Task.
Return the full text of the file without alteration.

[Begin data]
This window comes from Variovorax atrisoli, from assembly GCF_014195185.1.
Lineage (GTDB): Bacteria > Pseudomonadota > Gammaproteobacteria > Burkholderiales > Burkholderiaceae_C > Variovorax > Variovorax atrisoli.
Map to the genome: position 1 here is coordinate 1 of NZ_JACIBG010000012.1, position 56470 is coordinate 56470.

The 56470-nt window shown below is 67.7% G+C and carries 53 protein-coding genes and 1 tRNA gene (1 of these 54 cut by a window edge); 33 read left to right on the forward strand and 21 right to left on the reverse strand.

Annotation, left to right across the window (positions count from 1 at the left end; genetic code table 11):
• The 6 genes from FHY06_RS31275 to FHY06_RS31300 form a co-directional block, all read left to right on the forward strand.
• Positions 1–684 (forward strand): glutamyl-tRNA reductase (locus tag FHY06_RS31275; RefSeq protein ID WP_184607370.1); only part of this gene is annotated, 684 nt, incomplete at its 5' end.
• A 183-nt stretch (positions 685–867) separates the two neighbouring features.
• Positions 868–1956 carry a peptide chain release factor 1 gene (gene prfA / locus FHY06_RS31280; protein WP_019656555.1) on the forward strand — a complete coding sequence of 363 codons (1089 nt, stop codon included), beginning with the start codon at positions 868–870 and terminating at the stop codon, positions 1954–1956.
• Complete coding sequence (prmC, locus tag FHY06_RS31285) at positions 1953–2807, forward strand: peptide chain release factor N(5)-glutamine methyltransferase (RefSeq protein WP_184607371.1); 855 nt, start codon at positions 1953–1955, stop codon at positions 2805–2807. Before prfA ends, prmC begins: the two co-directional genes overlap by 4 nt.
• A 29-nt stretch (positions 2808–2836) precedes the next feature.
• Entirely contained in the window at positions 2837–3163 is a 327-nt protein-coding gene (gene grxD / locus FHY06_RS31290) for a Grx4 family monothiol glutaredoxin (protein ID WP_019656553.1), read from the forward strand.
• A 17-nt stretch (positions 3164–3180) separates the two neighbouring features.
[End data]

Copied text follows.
This window comes from Variovorax atrisoli, from assembly GCF_014195185.1.
Lineage (GTDB): Bacteria > Pseudomonadota > Gammaproteobacteria > Burkholderiales > Burkholderiaceae_C > Variovorax > Variovorax atrisoli.
Map to the genome: position 1 here is coordinate 1 of NZ_JACIBG010000012.1, position 56470 is coordinate 56470.

The 56470-nt window shown below is 67.7% G+C and carries 53 protein-coding genes and 1 tRNA gene (1 of these 54 cut by a window edge); 33 read left to right on the forward strand and 21 right to left on the reverse strand.

Annotation, left to right across the window (positions count from 1 at the left end; genetic code table 11):
• The 6 genes from FHY06_RS31275 to FHY06_RS31300 form a co-directional block, all read left to right on the forward strand.
• Positions 1–684 (forward strand): glutamyl-tRNA reductase (locus tag FHY06_RS31275; RefSeq protein ID WP_184607370.1); only part of this gene is annotated, 684 nt, incomplete at its 5' end.
• A 183-nt stretch (positions 685–867) separates the two neighbouring features.
• Positions 868–1956 carry a peptide chain release factor 1 gene (gene prfA / locus FHY06_RS31280; protein WP_019656555.1) on the forward strand — a complete coding sequence of 363 codons (1089 nt, stop codon included), beginning with the start codon at positions 868–870 and terminating at the stop codon, positions 1954–1956.
• Complete coding sequence (prmC, locus tag FHY06_RS31285) at positions 1953–2807, forward strand: peptide chain release factor N(5)-glutamine methyltransferase (RefSeq protein WP_184607371.1); 855 nt, start codon at positions 1953–1955, stop codon at positions 2805–2807. Before prfA ends, prmC begins: the two co-directional genes overlap by 4 nt.
• A 29-nt stretch (positions 2808–2836) precedes the next feature.
• Entirely contained in the window at positions 2837–3163 is a 327-nt protein-coding gene (gene grxD / locus FHY06_RS31290) for a Grx4 family monothiol glutaredoxin (protein ID WP_019656553.1), read from the forward strand.
• A 17-nt stretch (positions 3164–3180) separates the two neighbouring features.